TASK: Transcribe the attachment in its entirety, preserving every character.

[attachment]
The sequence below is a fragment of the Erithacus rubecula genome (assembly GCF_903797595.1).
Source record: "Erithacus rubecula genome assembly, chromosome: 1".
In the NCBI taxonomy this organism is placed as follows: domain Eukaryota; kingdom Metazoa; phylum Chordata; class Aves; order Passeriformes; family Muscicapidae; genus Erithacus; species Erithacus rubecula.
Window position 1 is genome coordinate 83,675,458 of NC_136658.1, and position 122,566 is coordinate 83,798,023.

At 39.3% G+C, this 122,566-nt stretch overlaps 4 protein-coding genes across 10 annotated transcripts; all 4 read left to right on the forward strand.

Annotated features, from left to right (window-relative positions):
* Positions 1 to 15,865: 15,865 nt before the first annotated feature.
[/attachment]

The sequence below is a fragment of the Erithacus rubecula genome (assembly GCF_903797595.1).
Source record: "Erithacus rubecula genome assembly, chromosome: 1".
In the NCBI taxonomy this organism is placed as follows: domain Eukaryota; kingdom Metazoa; phylum Chordata; class Aves; order Passeriformes; family Muscicapidae; genus Erithacus; species Erithacus rubecula.
Window position 1 is genome coordinate 83,675,458 of NC_136658.1, and position 122,566 is coordinate 83,798,023.

At 39.3% G+C, this 122,566-nt stretch overlaps 4 protein-coding genes across 10 annotated transcripts; all 4 read left to right on the forward strand.

Annotated features, from left to right (window-relative positions):
* Positions 1 to 15,865: 15,865 nt before the first annotated feature.